Wood did not shy away from taking bold and often unpopular stands, and in his pursuit to unearth neglected cinematic treasures and claim them for the progressive cause, he often defended much-maligned films like It’s Alive (1974), Mandingo (1975), Cruising (1980), Heaven’s Gate (1980), and The Doom Generation (1995). Thus, Wood could never be accused, like so many others, of putting his finger to the wind to gauge the direction of academic fads. Indeed, Wood quickly fell out of favor with much of the academy when he resisted going along with certain fashionable trends in film studies — namely, Lacanian psychoanalytic theory and semiotics. This is not to say that he remained an ossified relic of a prior era, stubbornly opposed to any and all change. To the contrary, Wood constantly demonstrated a remarkable ability to rethink previously-held positions, to submit himself to stringent self-criticism, and to make appropriate changes.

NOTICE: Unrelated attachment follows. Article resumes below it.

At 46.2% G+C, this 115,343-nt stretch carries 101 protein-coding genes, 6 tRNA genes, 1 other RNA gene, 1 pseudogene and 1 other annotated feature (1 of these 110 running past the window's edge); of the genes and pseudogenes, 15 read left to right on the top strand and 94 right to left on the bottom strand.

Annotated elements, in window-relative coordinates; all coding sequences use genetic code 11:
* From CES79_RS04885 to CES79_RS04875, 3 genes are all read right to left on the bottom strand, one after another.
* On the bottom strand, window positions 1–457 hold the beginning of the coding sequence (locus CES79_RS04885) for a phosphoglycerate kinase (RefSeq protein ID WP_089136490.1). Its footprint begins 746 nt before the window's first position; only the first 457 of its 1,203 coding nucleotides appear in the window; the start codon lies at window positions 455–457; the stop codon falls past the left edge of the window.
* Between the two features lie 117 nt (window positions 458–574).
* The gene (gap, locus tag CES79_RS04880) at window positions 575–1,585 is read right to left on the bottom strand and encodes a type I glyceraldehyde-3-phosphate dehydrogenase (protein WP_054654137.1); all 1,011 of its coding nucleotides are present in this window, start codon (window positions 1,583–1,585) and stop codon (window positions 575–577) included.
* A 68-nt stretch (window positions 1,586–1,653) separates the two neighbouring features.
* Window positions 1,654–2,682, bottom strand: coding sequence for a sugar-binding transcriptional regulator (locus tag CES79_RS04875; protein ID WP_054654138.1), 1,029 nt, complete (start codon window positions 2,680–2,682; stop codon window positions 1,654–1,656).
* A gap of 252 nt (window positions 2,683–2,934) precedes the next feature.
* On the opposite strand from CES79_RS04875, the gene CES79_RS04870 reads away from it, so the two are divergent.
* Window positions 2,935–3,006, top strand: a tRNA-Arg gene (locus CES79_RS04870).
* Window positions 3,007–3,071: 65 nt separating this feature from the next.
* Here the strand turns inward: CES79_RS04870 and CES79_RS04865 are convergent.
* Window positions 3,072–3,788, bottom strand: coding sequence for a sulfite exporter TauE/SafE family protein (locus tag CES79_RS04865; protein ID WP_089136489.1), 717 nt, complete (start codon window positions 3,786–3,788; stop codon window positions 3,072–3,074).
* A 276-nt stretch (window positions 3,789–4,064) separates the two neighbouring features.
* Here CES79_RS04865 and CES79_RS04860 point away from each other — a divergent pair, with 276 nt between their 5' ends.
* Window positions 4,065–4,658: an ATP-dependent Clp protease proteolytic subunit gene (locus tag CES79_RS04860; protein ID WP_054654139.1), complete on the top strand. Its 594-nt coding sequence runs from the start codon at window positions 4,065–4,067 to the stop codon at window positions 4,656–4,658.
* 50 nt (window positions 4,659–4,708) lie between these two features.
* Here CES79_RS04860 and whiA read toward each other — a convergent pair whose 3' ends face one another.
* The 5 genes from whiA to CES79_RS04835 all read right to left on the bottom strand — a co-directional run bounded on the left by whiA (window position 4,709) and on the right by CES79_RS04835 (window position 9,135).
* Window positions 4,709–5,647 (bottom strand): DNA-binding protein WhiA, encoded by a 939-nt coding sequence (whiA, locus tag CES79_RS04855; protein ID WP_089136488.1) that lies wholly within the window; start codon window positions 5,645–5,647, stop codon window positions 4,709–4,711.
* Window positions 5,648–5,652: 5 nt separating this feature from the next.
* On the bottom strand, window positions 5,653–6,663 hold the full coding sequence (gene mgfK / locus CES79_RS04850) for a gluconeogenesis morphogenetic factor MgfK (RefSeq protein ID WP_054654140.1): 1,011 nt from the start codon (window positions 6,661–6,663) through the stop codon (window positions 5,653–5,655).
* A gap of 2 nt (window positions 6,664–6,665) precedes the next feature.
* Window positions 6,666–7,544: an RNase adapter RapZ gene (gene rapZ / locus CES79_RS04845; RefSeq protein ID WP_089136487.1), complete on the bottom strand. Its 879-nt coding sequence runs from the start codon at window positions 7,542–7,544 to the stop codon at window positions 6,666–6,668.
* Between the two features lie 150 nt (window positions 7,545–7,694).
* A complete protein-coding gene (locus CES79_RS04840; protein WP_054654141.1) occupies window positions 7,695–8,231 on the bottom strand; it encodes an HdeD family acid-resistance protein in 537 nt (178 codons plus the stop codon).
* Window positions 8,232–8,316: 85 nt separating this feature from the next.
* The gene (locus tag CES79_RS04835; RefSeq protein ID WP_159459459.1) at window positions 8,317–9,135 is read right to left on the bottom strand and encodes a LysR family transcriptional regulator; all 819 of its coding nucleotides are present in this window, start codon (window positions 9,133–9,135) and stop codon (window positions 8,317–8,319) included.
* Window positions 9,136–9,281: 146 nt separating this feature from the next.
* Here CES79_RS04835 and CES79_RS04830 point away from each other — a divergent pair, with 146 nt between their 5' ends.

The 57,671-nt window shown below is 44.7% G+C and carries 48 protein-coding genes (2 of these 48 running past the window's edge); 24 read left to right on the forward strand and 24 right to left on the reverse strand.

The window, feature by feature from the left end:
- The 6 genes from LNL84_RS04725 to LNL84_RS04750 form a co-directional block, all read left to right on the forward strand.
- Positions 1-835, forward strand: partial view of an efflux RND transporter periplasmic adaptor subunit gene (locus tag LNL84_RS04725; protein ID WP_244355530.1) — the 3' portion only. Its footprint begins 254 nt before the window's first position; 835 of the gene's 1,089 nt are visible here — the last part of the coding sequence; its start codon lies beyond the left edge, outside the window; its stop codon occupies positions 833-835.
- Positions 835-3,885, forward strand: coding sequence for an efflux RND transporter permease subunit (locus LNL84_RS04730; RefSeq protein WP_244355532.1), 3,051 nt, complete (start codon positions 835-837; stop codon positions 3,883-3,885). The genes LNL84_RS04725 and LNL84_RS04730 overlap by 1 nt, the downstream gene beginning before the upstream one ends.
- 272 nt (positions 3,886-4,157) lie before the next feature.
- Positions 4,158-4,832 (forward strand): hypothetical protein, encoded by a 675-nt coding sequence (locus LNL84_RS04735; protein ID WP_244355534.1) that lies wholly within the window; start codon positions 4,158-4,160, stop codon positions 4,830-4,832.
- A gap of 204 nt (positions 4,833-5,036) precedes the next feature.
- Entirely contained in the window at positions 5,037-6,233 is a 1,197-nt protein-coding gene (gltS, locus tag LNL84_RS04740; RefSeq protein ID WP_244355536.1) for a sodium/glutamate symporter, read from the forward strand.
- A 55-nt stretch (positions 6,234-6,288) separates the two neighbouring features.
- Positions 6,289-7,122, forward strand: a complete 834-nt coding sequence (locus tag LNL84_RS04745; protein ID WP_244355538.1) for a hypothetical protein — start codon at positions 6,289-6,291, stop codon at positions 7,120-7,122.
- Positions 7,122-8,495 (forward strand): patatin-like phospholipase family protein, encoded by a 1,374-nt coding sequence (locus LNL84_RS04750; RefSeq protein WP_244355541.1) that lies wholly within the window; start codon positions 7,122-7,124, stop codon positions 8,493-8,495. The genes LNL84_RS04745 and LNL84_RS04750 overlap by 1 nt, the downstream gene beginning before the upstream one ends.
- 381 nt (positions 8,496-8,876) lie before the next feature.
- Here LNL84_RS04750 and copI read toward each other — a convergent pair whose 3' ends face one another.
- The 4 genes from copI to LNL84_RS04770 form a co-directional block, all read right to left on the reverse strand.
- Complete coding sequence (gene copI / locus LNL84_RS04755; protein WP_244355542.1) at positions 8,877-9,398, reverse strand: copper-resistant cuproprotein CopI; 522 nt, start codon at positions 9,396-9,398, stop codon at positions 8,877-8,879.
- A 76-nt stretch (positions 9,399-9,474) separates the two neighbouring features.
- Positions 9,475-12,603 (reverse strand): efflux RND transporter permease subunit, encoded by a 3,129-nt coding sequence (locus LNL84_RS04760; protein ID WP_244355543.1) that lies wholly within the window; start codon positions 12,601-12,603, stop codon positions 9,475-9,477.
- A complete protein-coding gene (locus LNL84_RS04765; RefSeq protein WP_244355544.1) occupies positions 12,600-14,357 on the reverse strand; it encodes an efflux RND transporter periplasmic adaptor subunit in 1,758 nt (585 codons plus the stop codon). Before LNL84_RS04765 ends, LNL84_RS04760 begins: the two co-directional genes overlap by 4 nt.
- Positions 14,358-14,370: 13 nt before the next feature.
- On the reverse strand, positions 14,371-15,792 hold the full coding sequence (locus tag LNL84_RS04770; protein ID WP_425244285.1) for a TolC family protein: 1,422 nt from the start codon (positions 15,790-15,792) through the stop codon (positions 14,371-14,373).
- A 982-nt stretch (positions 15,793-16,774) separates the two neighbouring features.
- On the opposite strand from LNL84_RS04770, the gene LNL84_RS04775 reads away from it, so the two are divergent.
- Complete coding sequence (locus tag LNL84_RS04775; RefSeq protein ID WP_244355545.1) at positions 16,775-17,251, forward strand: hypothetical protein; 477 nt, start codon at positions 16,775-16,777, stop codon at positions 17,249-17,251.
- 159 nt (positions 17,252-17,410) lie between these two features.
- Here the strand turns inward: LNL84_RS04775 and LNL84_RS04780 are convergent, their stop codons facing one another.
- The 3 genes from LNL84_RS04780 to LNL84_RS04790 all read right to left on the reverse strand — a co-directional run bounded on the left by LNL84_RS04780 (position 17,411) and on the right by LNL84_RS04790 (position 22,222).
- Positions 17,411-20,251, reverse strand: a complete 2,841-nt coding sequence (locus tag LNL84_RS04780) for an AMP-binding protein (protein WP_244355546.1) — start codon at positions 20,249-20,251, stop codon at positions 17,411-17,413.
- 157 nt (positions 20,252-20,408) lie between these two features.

Indeed, Wood was not born a radical, and his political concerns, which eventually came to dominate his writing, are mostly absent from his earliest works including his influential first book, Hitchcock’s Films. Wood’s turn to radicalism was part of a gradual evolution of political awareness — one that he, like so many of us, first resisted. Reflecting on this process, Wood later observed, “Our emotions have to be educated, and emotional education is the most painful of all processes, because the education is resisted at every point by what we call our instincts but might more reasonably think of as our ideological structuring.”2